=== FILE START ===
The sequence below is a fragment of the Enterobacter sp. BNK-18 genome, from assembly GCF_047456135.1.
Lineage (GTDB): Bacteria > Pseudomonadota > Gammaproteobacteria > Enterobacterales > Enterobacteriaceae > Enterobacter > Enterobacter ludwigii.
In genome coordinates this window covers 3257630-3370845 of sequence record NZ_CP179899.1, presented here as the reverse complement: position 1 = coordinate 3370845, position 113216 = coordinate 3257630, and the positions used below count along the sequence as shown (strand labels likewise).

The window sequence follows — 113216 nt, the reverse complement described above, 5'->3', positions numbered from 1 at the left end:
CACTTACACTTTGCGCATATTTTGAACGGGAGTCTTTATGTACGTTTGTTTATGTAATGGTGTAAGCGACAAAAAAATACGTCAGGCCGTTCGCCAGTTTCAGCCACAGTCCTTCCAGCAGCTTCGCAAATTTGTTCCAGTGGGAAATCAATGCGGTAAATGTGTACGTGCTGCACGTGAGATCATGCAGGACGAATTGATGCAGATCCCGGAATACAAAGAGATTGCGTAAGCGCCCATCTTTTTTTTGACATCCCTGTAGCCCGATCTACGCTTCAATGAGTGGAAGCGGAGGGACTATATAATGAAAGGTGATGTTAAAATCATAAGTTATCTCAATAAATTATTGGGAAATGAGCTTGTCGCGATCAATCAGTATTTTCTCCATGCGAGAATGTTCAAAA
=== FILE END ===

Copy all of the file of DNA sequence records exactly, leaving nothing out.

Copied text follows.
The sequence below is a fragment of the Enterobacter sp. BNK-18 genome, from assembly GCF_047456135.1.
Lineage (GTDB): Bacteria > Pseudomonadota > Gammaproteobacteria > Enterobacterales > Enterobacteriaceae > Enterobacter > Enterobacter ludwigii.
In genome coordinates this window covers 3257630-3370845 of sequence record NZ_CP179899.1, presented here as the reverse complement: position 1 = coordinate 3370845, position 113216 = coordinate 3257630, and the positions used below count along the sequence as shown (strand labels likewise).

The window sequence follows — 113216 nt, the reverse complement described above, 5'->3', positions numbered from 1 at the left end:
CACTTACACTTTGCGCATATTTTGAACGGGAGTCTTTATGTACGTTTGTTTATGTAATGGTGTAAGCGACAAAAAAATACGTCAGGCCGTTCGCCAGTTTCAGCCACAGTCCTTCCAGCAGCTTCGCAAATTTGTTCCAGTGGGAAATCAATGCGGTAAATGTGTACGTGCTGCACGTGAGATCATGCAGGACGAATTGATGCAGATCCCGGAATACAAAGAGATTGCGTAAGCGCCCATCTTTTTTTTGACATCCCTGTAGCCCGATCTACGCTTCAATGAGTGGAAGCGGAGGGACTATATAATGAAAGGTGATGTTAAAATCATAAGTTATCTCAATAAATTATTGGGAAATGAGCTTGTCGCGATCAATCAGTATTTTCTCCATGCGAGAATGTTCAAAA